I take this opportunity to welcome the new minister to her post.
Last week, Professor Anna Stec of the University of Central Lancashire presented to MSPs the shocking results of her research into the impact of contaminants on firefighters, showing that United Kingdom firefighters are four times more likely to get cancer during their lifetime than the general population. Moreover, the World Health Organization has classified firefighting as a carcinogenic occupation. Canada, the USA and Poland have put in place presumptive legislation that tracks links between the workplace and exposure to carcinogens. What action is being taken to ensure that the Scottish Fire and Rescue Service protects firefighters, and is the minister prepared to discuss with me the possibility of pursuing presumptive legislation?
I am aware of Professor Stec’s work and its valuable contribution to building our knowledge and understanding of contaminants that could be harmful to firefighters, and I am absolutely happy to meet the member and discuss the issue further. I know that the Scottish Fire and Rescue Service has implemented enhanced cancer-focused screenings, with questions being asked and discussions had during routine medical assessments, and the health and wellbeing department continues to provide a service for post-diagnosis support in relation to employees with cancer. As I have said, I am very happy to meet the member to discuss the issue further.
I, too, welcome the new minister to her role.
Scottish National Party budget cuts could lead to one in four firefighters being axed and one in four fire engines being taken off the road. More than £500 million is needed just to bring buildings up to scratch, with 14 stations being in a dangerous condition.
In light of those realities, is it not the case that firefighters will be sceptical of whatever decontamination commitments they might hear from the new minister today?
As the member knows, any negotiations for pay are done at a United Kingdom level. As things stand, our budget allocation for the fire service has increased year on year. As yet, we are not engaged in budget negotiations.
Equally Safe Strategy
To ask the Scottish Government whether it will provide an update on progress with its commitment to challenge men's demand for prostitution, as part of the equally safe strategy. (S6O-01536)
We are taking work forward through a framework for Scotland to challenge men’s demand for prostitution and support those with experience of prostitution. To underpin the framework, we have worked with an expert group of stakeholders to develop fundamental principles that will ensure that equality, human rights and safety are at its heart. Work is progressing well and, once finalised, the principles will be adopted and published.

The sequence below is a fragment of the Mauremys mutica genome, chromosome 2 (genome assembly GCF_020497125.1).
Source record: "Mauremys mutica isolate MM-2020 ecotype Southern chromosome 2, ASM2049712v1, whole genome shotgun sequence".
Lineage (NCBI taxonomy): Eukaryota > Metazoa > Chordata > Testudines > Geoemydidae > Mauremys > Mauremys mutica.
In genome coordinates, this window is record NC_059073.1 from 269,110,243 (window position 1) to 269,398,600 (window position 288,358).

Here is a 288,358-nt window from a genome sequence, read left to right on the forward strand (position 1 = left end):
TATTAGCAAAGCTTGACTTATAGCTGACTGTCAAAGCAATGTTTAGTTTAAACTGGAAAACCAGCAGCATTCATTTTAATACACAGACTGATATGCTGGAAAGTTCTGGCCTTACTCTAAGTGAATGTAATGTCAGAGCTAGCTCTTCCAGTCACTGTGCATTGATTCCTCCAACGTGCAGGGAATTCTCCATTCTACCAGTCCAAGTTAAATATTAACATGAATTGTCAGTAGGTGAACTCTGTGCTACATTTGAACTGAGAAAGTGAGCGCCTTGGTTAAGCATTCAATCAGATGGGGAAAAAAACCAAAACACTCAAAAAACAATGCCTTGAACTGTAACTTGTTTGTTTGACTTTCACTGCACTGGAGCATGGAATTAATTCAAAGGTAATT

In designing the framework, we will reflect the key aims of the equally safe strategy and the vision for justice in Scotland, including how best to effect delivery.
I thank the new minister for that response. All Scottish National Party Governments have clearly stated that sexual exploitation—including pornography, strip dancing and prostitution—is a form of violence against women and girls. That exploitation can stem from power inequalities, poverty, coercion such as threatening the lives of relatives, abusive relationships that become pimping, and sexual trafficking, whether that be domestic or international.
Significant work has already been done through the equally safe strategy. Can the minister confirm whether she will meet the organisers of the “A Model for Scotland” campaign before the next parliamentary recess in order to hear from the voices of trafficking survivors about how that exploitation can be effectively tackled?
First, I want to take this opportunity to thank those who are involved in the “A Model for Scotland” campaign group for their work in raising awareness of this key issue. I am aware that they have representation on the reference group that has supported the development of the fundamental principles that, once finalised, will underpin our future framework for Scotland to challenge men’s demand for prostitution and support those who experience it.